partitioning an SSD

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partitioning an SSD

Postposted on Sun Feb 06, 2011 12:46 am

I'm new to SSDs so please excuse my ignorance.

I was wondering if you can partition an SSD like a hard drive and use the same utilities to do so.

I'm so used to partitioning. For many reasons, but mainly for data protection (if one partition gets hosed, the other partitions are safe). I'm wondering if partitioning has the same protections on an SSD as with a regular hard drive. And if anyone's done it for any particular benefit? It just feels so odd to have 1 big partition and no safety net (multiple partitions).
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Re: partitioning an SSD

Postposted on Sun Feb 06, 2011 3:01 am

There's no "safety net" in creating multiple partitions per physical disk with an SSD nor with a hard-drive. If you feel that you really need another volume, install another physical drive.
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Re: partitioning an SSD

Postposted on Sun Feb 06, 2011 3:07 am

the only reason I can see to partition an SSD is to run a dual boot OS
I mean, most SSDs are not that big anyway, 60Gb and 60GB seems kind of lame
check with your SSD brand maker to see if they have any software tools available
I know OCZ has some things you can look into
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Re: partitioning an SSD

Postposted on Sun Feb 06, 2011 4:34 am

The kind of protection that you were referring to applies only to an OS software problem hosing the system partition. It won't protect a malware wiping out your other partitions nor it will protect in the case of a head crash (that spans multiple partitions). Nowadays, it is more for data management where you can format+reinstall the OS faster without doing too much back up.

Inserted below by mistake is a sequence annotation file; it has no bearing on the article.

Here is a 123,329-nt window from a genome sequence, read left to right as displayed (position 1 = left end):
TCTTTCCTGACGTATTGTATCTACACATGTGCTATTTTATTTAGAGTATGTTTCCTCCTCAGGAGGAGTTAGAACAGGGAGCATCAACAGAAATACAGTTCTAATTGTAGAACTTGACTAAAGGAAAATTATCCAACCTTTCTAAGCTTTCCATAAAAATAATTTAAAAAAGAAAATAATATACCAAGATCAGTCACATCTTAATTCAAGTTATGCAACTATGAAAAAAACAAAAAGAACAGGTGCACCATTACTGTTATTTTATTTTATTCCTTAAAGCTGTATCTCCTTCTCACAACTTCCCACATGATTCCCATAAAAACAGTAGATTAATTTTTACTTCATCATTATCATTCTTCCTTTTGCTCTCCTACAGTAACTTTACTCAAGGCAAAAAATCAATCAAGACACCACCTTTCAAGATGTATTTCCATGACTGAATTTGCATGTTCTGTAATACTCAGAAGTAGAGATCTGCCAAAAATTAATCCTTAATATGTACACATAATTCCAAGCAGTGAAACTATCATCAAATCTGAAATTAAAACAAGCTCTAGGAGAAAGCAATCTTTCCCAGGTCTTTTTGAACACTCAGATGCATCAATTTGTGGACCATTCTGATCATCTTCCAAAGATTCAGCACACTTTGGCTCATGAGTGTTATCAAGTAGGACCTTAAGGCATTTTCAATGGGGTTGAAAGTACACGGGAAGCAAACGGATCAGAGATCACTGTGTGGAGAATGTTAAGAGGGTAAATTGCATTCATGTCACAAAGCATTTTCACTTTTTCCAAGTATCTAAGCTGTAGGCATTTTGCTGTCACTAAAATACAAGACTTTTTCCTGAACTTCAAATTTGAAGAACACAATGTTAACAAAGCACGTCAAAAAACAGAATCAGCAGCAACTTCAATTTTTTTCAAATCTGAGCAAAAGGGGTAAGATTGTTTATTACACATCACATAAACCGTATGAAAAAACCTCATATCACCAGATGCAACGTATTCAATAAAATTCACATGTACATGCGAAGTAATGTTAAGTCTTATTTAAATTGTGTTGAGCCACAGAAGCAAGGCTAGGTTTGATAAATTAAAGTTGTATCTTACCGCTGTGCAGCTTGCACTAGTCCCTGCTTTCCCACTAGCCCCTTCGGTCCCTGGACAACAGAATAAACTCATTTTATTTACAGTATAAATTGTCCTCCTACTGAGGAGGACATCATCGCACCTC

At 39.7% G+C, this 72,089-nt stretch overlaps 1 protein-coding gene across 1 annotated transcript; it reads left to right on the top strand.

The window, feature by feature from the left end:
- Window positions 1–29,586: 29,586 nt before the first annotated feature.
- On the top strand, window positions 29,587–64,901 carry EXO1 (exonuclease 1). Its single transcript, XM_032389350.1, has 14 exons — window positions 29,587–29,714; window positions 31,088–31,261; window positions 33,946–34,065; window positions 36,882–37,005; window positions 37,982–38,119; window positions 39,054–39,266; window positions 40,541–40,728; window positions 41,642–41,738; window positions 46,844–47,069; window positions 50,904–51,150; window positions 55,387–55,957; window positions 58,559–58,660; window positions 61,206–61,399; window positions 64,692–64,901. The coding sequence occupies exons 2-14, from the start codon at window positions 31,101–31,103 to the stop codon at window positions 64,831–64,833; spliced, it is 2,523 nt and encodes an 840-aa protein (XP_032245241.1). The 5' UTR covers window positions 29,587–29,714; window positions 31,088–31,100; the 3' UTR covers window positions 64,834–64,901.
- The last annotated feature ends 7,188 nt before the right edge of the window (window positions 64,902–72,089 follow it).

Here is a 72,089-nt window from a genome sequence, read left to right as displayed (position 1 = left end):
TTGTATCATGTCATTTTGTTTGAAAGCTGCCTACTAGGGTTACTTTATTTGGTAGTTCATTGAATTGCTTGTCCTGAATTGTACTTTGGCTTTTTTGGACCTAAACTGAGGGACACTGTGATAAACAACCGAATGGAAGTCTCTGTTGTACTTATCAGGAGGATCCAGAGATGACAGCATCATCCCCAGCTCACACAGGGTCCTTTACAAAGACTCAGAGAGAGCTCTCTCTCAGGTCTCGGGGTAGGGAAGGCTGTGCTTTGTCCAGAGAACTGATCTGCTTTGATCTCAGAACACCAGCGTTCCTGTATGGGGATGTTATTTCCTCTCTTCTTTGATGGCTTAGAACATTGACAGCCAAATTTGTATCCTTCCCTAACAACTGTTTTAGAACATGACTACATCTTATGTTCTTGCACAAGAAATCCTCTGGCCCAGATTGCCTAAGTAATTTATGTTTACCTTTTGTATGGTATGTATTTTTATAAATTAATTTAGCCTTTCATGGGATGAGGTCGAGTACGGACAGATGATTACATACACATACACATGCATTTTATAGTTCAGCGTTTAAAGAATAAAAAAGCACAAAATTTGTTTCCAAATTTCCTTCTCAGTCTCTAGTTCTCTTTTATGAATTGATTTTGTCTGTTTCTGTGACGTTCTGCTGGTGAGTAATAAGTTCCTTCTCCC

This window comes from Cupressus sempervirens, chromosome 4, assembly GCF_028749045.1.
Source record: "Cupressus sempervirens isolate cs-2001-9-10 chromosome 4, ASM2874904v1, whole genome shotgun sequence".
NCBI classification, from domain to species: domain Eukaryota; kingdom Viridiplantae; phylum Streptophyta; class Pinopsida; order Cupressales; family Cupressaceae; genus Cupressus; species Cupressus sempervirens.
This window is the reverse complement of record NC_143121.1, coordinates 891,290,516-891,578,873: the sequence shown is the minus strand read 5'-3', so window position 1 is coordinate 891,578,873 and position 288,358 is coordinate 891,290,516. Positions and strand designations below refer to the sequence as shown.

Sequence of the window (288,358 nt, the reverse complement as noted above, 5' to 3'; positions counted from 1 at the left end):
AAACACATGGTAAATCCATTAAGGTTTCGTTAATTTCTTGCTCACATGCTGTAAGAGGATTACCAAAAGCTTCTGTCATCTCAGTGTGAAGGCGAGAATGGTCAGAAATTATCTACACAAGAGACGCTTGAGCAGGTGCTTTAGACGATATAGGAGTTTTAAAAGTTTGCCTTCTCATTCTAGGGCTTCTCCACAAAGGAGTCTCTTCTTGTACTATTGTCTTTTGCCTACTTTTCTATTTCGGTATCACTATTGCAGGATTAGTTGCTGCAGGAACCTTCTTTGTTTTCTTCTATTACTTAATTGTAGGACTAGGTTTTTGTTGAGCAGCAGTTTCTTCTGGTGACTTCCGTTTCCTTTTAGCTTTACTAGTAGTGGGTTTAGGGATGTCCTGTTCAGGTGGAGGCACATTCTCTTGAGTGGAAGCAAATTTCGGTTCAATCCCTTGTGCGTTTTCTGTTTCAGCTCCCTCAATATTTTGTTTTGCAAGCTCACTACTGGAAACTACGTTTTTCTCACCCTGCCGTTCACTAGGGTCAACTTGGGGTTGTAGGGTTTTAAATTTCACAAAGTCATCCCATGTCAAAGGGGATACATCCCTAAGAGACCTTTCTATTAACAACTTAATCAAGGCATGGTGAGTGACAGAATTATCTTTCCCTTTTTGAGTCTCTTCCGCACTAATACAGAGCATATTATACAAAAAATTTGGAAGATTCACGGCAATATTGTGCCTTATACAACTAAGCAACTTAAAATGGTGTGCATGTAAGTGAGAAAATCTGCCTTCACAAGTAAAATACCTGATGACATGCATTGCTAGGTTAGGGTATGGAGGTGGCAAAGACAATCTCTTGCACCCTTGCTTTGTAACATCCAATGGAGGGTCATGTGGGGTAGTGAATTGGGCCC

As have been stated, splitting a relatively small SSD may limit your OS partition, unless you have a lot of money to buy a large drive. All the other advantages in the mechanical disk days about optimizing access times and such are not applicable to SSD's. Windows 7's use of the Libraries feature should make data management and backup easier for OS reinstalls. So the need to partition an SSD is not much.
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Re: partitioning an SSD

Postposted on Sun Feb 06, 2011 5:31 am

Flying Fox wrote:The kind of protection that you were referring to applies only to an OS software problem hosing the system partition. It won't protect a malware wiping out your other partitions nor it will protect in the case of a head crash (that spans multiple partitions). Nowadays, it is more for data management where you can format+reinstall the OS faster without doing too much back up.


yes, this is what I meant by protection. sorry for not being more clear. with a partitioned drive, I had all my data on the other partitions and only the OS and some installed apps on the main partition. that way, if the OS got hosed, I could just pull another image to the main partition. or if i wanted to reinstall the OS fresh, I could just wipe drive C and leave all my data on the other partitions intact.

the idea that I have to move everything off the drive to have a clean installation just sucks. especially since there are always files that are in some folder that i forgot to move and it gets erased during the format. when they're on a separate partition, I have less worry about deleting important stuff.
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Re: partitioning an SSD

Postposted on Sun Feb 06, 2011 11:43 am